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review 2017-04-25 03:37
Yours Sincerely, Giraffe
Yours Sincerely, Giraffe - Megumi Iwasa

Eh, I was expecting a lot more. Giraffe writes letters to Penguin because he's bored and lonely and wants a friend. The format is cute and I love that it is actually written in letters I can see teachers easily using this book for an assignment. I'm just not sure how much children will love the storyline. 

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text 2017-04-24 15:13
Check out this nightmare fuel
What If You Had Animal Teeth? - Sandra Markle

I'm working on children's books today and came across this. I haven't actually read it, just flipped through it, but dang some of those pictures! The scariest ones are probably the girl with the shark teeth, that kid on the cover with the rattlesnake fangs, the boy with the crocodile teeth, and the girl at the end with normal human teeth but the creepiest toothy smile ever.

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review 2017-04-24 11:14
Tales of the Peculiar
Tales of the Peculiar - Andrew Davidson,Ransom Riggs

 In much the same spirit as J.K. Rowlings The Tales of Beedle the Bard, this is meant to be a companion book of the fairy tales that peculiars learned as part of their peculiar folklore in the series Miss Peregrine's Home for Peculiar Children.  

 

The book is structured as authentically as possible, from the copyright page to the annotations by the editor/author/compiler of the stories, Millard Nullings, a name that might be familiar to the fans of Miss Peregrine's.  

 

The stories themselves really are morality tales and suitable for non-peculiar children too, no matter what Nullings claims (although i didn't try to read the third one backwards, out loud, so I can't speak as to the authenticity of his dire warnings).  Some of them work better than others, just like most collections of stories, but most of them were good and a couple were great.  A few petered out before they could get started.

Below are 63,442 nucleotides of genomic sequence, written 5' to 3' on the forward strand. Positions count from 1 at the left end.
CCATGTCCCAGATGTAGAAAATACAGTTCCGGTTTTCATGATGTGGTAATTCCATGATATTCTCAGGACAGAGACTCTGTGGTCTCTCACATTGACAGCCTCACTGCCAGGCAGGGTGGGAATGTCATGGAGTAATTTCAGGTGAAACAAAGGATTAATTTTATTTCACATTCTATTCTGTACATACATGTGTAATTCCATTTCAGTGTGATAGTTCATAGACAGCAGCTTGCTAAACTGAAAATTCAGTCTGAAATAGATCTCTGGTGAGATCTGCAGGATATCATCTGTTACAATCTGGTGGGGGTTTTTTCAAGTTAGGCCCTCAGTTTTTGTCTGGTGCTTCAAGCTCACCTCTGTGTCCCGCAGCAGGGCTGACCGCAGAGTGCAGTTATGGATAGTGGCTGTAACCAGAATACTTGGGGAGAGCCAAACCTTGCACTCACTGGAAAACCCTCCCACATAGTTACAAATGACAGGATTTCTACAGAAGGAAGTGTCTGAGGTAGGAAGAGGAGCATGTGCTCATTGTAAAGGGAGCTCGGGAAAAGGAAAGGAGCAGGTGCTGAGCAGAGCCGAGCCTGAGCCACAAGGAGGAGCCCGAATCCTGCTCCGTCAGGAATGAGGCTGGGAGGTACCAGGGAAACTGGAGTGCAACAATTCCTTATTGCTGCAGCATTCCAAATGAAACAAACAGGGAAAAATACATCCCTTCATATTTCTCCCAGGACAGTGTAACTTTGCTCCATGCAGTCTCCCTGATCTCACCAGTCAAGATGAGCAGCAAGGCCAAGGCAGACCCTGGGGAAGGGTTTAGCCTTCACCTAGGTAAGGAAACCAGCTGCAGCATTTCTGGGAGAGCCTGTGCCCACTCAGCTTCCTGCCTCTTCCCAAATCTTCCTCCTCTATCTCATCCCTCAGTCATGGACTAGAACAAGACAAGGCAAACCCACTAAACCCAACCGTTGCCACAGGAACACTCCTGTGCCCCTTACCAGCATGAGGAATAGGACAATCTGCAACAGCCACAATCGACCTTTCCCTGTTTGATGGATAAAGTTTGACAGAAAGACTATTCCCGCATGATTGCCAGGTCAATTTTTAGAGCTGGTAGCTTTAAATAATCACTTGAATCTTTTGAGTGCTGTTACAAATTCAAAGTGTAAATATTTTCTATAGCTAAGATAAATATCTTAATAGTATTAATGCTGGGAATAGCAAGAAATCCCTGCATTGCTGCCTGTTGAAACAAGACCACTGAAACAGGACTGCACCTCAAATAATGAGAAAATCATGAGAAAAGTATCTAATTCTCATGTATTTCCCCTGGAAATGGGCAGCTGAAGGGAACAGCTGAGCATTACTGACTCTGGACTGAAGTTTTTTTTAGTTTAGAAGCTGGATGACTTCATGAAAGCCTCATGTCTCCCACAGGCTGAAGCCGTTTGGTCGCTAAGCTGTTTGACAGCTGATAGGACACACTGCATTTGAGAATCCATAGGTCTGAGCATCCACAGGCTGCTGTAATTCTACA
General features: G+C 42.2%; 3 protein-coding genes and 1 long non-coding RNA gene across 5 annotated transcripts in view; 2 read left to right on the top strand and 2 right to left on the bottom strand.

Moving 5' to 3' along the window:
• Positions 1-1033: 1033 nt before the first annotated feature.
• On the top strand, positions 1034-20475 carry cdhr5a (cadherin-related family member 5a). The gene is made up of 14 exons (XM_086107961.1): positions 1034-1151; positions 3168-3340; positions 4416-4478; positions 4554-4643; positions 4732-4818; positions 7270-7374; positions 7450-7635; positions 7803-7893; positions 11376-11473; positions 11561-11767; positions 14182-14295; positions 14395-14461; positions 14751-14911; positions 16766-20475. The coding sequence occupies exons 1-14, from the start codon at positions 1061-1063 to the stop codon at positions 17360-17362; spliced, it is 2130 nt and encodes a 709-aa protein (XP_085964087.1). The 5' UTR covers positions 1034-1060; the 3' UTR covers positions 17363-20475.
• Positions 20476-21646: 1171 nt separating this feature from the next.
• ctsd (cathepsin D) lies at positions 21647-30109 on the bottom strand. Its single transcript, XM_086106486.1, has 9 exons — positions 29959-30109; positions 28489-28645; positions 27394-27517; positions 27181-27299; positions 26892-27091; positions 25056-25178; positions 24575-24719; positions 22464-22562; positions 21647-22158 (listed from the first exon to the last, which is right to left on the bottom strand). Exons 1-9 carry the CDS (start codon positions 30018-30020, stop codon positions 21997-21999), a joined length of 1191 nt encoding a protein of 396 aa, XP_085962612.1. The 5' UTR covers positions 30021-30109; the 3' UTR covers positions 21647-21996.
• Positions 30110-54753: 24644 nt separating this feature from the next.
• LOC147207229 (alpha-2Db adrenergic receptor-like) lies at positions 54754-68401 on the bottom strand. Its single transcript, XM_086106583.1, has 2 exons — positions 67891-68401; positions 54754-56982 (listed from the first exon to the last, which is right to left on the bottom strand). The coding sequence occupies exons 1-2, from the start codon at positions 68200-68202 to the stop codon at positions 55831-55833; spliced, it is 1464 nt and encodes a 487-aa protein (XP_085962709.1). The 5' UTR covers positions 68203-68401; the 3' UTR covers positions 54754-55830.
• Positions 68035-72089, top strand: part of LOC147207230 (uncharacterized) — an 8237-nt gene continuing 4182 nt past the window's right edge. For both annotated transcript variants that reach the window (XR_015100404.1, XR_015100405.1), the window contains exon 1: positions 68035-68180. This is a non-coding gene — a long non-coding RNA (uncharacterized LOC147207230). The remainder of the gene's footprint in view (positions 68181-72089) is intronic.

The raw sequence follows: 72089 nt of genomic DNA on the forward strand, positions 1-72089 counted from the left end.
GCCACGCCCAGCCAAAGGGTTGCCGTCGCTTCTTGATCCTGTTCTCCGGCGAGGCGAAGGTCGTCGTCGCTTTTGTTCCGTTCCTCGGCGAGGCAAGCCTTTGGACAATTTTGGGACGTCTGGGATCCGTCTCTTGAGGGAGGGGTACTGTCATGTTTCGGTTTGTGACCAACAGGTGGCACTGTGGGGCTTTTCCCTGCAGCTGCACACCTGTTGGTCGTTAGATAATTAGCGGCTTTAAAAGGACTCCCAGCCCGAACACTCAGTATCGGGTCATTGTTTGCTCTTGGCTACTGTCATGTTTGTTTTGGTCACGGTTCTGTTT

My favourites were probably The Splendid Cannibals and the Girl Who Could Tame Nightmares.  

 

The book is beautifully illustrated and it's definitely something I'd read to my nieces when they get a little bit older.

 

 

 

Page count: 160
Dollars banked: $3.00

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review 2017-04-21 12:10
Book Review of Giselda The Witch by J S Rumble
Giselda The Witch - J. F. S. Rumble

Giselda discovers that she will not be attending the same school as her friends; instead she will be going to Wigmore’s school for witches. Due to an unfortunate mistake she arrives a bit earlier than even she expected but soon settles in and makes a new friend through the fence.

 

Things are going well until some girls find out how she arrived at school and start to tease her about it. To prove that she is just as good at magic as everybody else Giselda agrees to travel up the mountain and steal from the dragon that lives there.

 

Review 5*

 

This is a sweet children's book aimed at children aged 4-10 years old. I loved it!

 

Giselda is a wonderful character and I really liked her. She is an eight year-old girl who finds out that she will not be attending the local school with her friends as she is a witch. Not realising water and witches don't mix, Giselda finds herself travelling to the school in a most unconventional way. When her classmates find out how she arrived at the school, she is teased badly. In order to prove she is good at magic, she accepts a dare.

 

As I said above, this book is a sweet children's book with an adventure included. It is ideal for children with short attention spans. It tackles topics such as friendship, bullying/teasing and teamwork. The school is not your typical witch/wizard school, nor is it like Hogwarts. Wigmore teaches their students to be bad (not evil) and play tricks on others. I liked meeting the other characters too. Tom is a young wizard who befriends Giselda through the fence that separates the two sections (girls and boys are taught separately). Beatrice and Emma are Giselda's nemeses and tease her unmercifully until danger in the form of a dragon makes them band together to solve a dangerous situation.

 

J.S. Rumble has written an entertaining chapter book that I thoroughly enjoyed. I love her writing style, which is not particularly fast paced though easy enough for children to follow whether reading on their own, or being read to by their parents. The flow is wonderful too. I would definitely consider reading more of her books in the future.

 

I highly recommend this chapter book to young children aged 4-10, and to adults looking for a chapter book to keep their little ones entertained. - Lynn Worton

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review 2017-04-18 03:29
Monday With a Mad Genius- Booklikes-opoly
Monday with a Mad Genius - Mary Pope Osborne,Sal Murdocca

This is a book I read with my son. It also happens to fit well for my Booklikes-oply book. We started it two nights ago  and finished it tonight.

 

In this Jack and Annie are on a Merlin Mission. They are on a quest to "find happiness." This time they travel back and end up meeting Leonardo da Vinci. I live how Pope spins a great tale for kids while a accurately depicting the time period and history of thd content involving the subject matter.

 

My kid really likes this series, we have a large collection of these, just missing the few most recent books. I love that he likes these, I do to and don't get too bored while reading. I am so glad he has surpassed the "see spot run" level.

 

Just under 150 pages

 

$20 + $2= $22

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